A teen group representing students from more than 30 New York City high schools sharply criticized a recent report from Mayor Bill de Blasio’s School Diversity Advisory Group as offering no real solutions for increasing integration in the city’s starkly segregated high schools.

At a virtual press conference on Thursday, broadcast live on Facebook by Teens Take Charge, students expressed support for the report’s broad policy aim of achieving greater integration but also disappointment that the findings offered few specifics for how to reach this goal. The mayor’s Diversity Advisory Group has said a follow-up report will provide more details later this year.

“We have been told to wait, to be patient, that change is coming soon,” said Tiffani Torres, a junior at Pace High School in Manhattan. “Mr. Mayor, we cannot afford to wait any longer.”

Teens Take Charge has long advocated for greater efforts to end segregated enrollment patterns in the city’s high schools. Sokhnadiarra Ndiaye, a junior at Brooklyn College Academy High School, said that students’ expectations of the mayor included his announcing “a comprehensive plan” — even if it took years to realize — “to racially, socioeconomically, and academically integrate high schools before the end of this school year,” she said.

Among Teens Take Charge’s specific recommendations are doing away with academic screens for admission to the city’s high schools, a more transparent process for applying to them, and more resources for low-income schools. Early last year, the group produced an Enrollment Equity Plan for increasing educational opportunities for low-income black and Hispanic students.

And because concrete plans for increasing integration would take time, Ndiaye said the teen organization supports several interim measures as well to address inequities in the school system. These include providing more college and career counseling for junior and seniors at low-income, under-resourced high schools. The teen group would also like to see the city provide vouchers to low-income families to access extra-curricular activities and programs offered by private companies or the ability to participate in such programs at other public schools if theirs don’t offer them. (Some city teens joined a class-action lawsuit against the education department and Public School Athletic League for allegedly denying black and Hispanic students equal opportunity to play on school sports teams, in violation of local human rights law.)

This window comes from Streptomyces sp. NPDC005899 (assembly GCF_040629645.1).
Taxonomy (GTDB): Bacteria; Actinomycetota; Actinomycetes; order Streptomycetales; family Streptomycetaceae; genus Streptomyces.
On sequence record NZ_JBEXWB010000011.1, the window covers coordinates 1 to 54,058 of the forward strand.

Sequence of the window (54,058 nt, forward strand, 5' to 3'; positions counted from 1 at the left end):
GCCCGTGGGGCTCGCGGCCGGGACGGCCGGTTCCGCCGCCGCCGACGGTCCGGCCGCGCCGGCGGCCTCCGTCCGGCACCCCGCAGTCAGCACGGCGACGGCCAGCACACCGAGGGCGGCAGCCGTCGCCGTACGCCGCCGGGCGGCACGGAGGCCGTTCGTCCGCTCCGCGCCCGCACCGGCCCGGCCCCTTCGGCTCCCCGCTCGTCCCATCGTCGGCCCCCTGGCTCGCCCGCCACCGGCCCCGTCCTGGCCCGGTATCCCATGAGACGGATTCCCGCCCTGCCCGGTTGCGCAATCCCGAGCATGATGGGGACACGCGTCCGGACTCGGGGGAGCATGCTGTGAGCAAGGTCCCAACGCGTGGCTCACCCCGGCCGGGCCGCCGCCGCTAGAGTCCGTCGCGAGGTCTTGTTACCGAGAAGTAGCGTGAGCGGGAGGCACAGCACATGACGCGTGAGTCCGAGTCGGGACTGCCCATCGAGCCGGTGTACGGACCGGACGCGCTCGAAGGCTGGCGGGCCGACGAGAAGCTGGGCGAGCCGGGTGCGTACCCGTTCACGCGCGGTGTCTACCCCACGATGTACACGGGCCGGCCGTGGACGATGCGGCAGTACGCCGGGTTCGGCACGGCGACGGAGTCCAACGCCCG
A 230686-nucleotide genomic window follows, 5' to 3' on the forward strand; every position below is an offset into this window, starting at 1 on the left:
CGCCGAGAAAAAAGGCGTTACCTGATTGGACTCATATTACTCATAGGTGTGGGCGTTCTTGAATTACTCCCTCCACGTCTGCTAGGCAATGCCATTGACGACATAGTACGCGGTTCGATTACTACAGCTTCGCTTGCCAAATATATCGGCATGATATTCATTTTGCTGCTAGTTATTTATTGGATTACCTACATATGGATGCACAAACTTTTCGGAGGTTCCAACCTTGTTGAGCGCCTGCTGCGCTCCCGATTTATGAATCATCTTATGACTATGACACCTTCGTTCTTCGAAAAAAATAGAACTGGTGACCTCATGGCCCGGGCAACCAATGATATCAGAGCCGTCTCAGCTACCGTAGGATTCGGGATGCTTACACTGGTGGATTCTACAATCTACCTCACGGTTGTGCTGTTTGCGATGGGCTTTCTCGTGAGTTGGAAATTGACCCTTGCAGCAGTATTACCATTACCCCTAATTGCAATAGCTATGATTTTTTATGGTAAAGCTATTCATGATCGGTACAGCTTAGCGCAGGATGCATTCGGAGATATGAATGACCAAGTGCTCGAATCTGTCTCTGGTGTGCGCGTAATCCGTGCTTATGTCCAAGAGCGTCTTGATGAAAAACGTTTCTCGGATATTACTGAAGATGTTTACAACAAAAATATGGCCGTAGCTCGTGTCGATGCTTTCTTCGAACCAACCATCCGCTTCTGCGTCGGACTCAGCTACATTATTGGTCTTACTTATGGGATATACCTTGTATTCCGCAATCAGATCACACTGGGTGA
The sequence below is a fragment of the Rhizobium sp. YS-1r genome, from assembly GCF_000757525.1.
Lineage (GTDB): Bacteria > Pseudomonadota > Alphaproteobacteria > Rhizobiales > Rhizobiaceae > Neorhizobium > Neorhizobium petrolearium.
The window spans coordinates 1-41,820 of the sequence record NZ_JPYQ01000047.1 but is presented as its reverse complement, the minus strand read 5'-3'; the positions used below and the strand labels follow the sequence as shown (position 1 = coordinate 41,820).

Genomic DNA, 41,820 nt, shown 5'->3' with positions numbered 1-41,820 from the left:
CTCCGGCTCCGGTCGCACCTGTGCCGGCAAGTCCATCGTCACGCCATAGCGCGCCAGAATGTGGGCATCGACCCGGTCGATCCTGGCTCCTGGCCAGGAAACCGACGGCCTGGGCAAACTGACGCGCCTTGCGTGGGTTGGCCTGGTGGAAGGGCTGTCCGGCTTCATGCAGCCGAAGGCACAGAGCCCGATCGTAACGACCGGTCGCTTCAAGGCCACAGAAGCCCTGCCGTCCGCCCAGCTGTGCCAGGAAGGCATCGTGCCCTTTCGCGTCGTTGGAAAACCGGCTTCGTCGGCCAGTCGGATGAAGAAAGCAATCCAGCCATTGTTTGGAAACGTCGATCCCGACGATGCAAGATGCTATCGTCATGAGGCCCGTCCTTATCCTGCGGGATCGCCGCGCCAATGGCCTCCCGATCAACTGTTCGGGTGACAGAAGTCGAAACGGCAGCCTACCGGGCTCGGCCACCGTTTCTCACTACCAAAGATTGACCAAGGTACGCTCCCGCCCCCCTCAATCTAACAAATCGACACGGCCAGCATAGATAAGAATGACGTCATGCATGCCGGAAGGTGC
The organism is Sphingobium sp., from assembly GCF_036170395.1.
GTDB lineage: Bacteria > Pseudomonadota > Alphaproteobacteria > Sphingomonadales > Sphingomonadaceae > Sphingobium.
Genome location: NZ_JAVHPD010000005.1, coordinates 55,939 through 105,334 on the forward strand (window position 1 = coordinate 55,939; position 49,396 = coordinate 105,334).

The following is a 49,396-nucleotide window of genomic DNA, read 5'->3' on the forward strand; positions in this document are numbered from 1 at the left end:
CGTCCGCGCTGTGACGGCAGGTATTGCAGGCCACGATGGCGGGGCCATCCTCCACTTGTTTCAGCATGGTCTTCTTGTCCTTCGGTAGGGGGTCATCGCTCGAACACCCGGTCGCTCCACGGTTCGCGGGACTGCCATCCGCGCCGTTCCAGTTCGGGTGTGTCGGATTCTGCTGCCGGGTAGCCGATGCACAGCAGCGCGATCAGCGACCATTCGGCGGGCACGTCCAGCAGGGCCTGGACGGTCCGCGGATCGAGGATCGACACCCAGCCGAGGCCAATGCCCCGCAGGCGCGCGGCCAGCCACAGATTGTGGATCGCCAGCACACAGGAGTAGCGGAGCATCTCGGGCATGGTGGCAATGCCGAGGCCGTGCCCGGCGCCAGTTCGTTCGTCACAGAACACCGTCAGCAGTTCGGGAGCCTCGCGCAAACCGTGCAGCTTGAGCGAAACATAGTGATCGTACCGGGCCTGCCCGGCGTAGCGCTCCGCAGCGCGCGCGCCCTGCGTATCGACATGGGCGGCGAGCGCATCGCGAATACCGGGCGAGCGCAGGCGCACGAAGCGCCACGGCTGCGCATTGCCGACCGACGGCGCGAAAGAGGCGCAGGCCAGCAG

Torres described how Teens Take Charge has had “several meetings and phone conversations with Department of Education officials over the past year,” and schools chancellor Richard Carranza has stated that students have his ear. “We’re listening,” he tweeted in response to a Chalkbeat story with excerpts of the students’ views.

In December, the city’s education department posted a new job listing for a “Student Voice Manager” who would gather students’ thoughts on education policies. But while acknowledging this seat at the table, several students expressed frustration at the slow pace of change.

Bill de Blasio’s office declined to comment about Teens Take Charge’s concerns or their specific recommendations, beyond referencing remarks the mayor already made about the School Diversity Advisory Group report.

Doug Cohen, an education department spokesman, said in a statement, “We’ve taken real steps toward school integration,” pointing to initiatives such as a $2 million diversity grant program for school districts and communities citywide to develop their own local diversity plans, and a program that enables middle-schoolers to visit college campuses. “We know there is more work to do, and we thank Teens Take Charge for its continued advocacy on these issues,” he added.

Students at the group’s event urged swift change. “They know our plan; they have our information,” said Sophie Mode, a sophomore at Brooklyn Millennium. “They need to take action now.”